• Successful treatment was defined as splenic salvage and no splenic re-intervention.[ncbi.nlm.nih.gov]

Prognosis

  • Moreover, the hypothesis that incidental splenectomy carries a worse prognosis deserves attention.[ncbi.nlm.nih.gov]
  • […] lobulation of the spleen after development in contrast to a laceration, a cleft is usually smooth with a rounded edge and are not associated with an adjacent subcapsular hematoma or perisplenic fluid some larger clefts may contain fat Treatment and prognosis[radiopaedia.org]
  • Although currently lacking comparative and larger studies, preventive spleen embolization seems to have potential in high-grade trauma and/or in patients who have high-risk prognosis factors (eg, age 50 years, polytraumatism, intraperitoneal bleeding,[evtoday.com]
  • Prognosis The ample blood supply to the spleen can promote rapid healing. Studies have shown that intra-abdominal bleeding associated with splenic trauma stops without surgical intervention in up to two out of three cases in children.[medical-dictionary.thefreedictionary.com]
  • […] hospitalization -Prescribed a 6 month recovery before returning to hockey -At 2 months-light to medium physical activity and a CT scan -At 4 months- follow up assessment, intense physical noncontact training began -At 6 months- full contact was permitted Prognosis[physio-pedia.com]

Etiology

  • Etiology Blunt abdominal trauma Most frequently caused by m otor vehicle accidents leading to liver and spleen injury Also caused by falls from high heights ;, domestic violence, and sport-related trauma Other causes Left-sided thoracic trauma with fractures[amboss.com]
  • Back Home Splenic Trauma (Penetrating) Background Definition Injury to the spleen due to penetrating trauma Etiology Gunshot wounds Stab wounds Other implements A delayed threat to life Pathophysiology Spleen receives 5% of cardiac output Mostly through[fprmed.com]
  • Laceration of greater than 3 cm in depth or involving trabecular vessels. [15] Grade V - Shattered spleen or hilar vascular injury [15] Etiology/Causes Traumatic (common) [3] • Injury or blow to left side of the body (left upper abdomen or left lower[physio-pedia.com]

Epidemiology

  • The epidemiology and validation of the spleen injury CPG were analyzed. METHODS: The Joint Theater Trauma Registry was queried for splenic injury from 2001 to 2010.[ncbi.nlm.nih.gov]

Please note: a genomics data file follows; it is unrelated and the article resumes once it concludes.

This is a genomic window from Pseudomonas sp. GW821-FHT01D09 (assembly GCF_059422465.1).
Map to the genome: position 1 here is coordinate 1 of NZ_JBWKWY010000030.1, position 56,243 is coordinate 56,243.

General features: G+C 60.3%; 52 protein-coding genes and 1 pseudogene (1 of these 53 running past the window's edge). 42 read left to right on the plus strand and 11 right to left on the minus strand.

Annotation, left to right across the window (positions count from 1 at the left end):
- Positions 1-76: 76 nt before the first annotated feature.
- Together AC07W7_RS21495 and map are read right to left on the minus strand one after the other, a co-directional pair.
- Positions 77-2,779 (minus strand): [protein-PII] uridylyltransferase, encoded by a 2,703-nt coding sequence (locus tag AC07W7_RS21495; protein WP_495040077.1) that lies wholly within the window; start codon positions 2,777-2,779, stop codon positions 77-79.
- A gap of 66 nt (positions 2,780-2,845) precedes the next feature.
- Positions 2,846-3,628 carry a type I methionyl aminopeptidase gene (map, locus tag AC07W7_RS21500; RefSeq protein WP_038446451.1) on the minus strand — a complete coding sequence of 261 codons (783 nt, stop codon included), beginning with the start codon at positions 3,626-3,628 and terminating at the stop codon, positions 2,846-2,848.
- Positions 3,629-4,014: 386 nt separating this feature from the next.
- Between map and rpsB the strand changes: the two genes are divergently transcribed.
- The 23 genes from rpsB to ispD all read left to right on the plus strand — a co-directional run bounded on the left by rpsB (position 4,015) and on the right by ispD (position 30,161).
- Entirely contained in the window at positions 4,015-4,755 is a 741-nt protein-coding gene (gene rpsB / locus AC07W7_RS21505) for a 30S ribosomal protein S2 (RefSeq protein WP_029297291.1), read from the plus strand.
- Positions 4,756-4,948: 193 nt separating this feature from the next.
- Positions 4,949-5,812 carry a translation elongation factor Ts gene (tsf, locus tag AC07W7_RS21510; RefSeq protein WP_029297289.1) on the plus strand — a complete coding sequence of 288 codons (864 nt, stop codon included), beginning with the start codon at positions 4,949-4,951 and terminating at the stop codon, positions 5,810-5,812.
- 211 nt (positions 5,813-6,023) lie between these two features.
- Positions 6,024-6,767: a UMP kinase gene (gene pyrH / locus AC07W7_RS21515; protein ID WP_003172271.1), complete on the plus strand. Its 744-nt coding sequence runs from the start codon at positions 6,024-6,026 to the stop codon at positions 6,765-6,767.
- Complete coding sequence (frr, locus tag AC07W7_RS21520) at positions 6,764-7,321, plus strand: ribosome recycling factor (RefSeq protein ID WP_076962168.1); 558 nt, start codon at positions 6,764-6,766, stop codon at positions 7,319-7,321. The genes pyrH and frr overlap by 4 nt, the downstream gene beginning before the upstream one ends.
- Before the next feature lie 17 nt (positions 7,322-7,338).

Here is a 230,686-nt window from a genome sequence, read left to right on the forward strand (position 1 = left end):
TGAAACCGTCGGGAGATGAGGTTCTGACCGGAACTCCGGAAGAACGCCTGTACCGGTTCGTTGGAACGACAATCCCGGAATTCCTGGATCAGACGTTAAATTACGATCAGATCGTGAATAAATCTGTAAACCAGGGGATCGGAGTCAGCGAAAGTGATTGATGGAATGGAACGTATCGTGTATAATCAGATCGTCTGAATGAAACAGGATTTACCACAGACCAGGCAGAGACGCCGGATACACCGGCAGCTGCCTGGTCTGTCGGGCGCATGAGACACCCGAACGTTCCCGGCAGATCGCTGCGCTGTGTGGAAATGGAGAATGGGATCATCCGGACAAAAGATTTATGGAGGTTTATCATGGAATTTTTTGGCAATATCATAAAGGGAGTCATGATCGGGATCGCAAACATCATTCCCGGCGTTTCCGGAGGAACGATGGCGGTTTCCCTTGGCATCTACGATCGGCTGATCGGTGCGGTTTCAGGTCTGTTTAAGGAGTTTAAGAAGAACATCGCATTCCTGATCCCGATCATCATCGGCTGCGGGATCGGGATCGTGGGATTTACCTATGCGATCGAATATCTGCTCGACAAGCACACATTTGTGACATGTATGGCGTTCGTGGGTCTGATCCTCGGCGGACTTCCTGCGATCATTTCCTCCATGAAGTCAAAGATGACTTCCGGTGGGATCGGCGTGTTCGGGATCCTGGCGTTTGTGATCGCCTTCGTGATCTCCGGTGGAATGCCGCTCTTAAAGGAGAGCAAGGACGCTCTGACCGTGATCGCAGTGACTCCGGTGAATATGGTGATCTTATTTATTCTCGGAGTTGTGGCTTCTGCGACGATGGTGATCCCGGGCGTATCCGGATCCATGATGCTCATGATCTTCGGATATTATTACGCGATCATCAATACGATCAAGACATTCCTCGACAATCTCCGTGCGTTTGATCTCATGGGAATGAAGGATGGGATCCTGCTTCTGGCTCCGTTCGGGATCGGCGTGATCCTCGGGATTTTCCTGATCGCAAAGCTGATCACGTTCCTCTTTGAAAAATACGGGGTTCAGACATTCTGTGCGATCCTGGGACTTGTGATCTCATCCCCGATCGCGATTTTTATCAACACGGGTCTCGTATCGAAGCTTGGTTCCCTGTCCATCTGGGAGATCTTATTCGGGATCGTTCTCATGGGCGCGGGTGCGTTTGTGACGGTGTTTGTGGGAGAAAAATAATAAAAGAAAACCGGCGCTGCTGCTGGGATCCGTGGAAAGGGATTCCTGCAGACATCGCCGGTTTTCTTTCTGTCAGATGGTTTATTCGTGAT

• LEVEL OF EVIDENCE: Epidemiologic study, level III.[ncbi.nlm.nih.gov]
  • Data abstracted included patient demographics, injury epidemiology, grade of splenic injury, treatment and outcome. These data were compared with a registry database from a UK civilian major trauma centre.[ncbi.nlm.nih.gov]
  • BACKGROUND: Splenic injury frequently occurs after blunt abdominal trauma; however, limited epidemiological data regarding mortality are available. We aimed to investigate mortality rate trends after blunt splenic injury in Japan.[ncbi.nlm.nih.gov]
  • LEVEL OF EVIDENCE: Prognostic/epidemiologic study, level III; therapeutic study, level IV.[ncbi.nlm.nih.gov]
Sex distribution
Age distribution

Pathophysiology

  • […] splenic salvage maneuver Grade IV Fragmented spleen with major devascularization Surgical intervention: splenectomy, a partial splenic resection if possible Grade V Hilar laceration/shattered spleen Surgical intervention: splenectomy References: [2] Pathophysiology[amboss.com]
  • Back Home Splenic Trauma (Penetrating) Background Definition Injury to the spleen due to penetrating trauma Etiology Gunshot wounds Stab wounds Other implements A delayed threat to life Pathophysiology Spleen receives 5% of cardiac output Mostly through[fprmed.com]
  • […] by the pediatric experience with successful non-operative management (NOM), an understanding of the intact spleen’s vital role in healthy immune function, and the use of more detailed diagnostic modalities to further delineate the extent of injury. 2 PATHOPHYSIOLOGY[jlgh.org]

Prevention

  • Establishing a vaccination tracking system and following vaccination recommendations will be helpful to prevent serious infections, such as OPSI, after traumatic splenectomy.[ncbi.nlm.nih.gov]
  • Proximal preventive embolization appears to protect in high-grade traumatic injuries. Copyright 2014 Éditions françaises de radiologie. Published by Elsevier Masson SAS. All rights reserved.[ncbi.nlm.nih.gov]
  • Mandatory immunization to prevent severe infections does not seem warranted. Copyright 2012 Elsevier Ltd. All rights reserved.[ncbi.nlm.nih.gov]
  • Significant resources, including angiography (ANGIO), are used in an effort to prevent delayed splenectomy (DS). No prospective, long-term data exist to determine the actual risk of splenectomy.[ncbi.nlm.nih.gov]
  • Patients whose spleens have been removed must receive immunizations to help prevent infections such as pneumonia. This helps to replace the lost function of this organ.[en.wikipedia.org]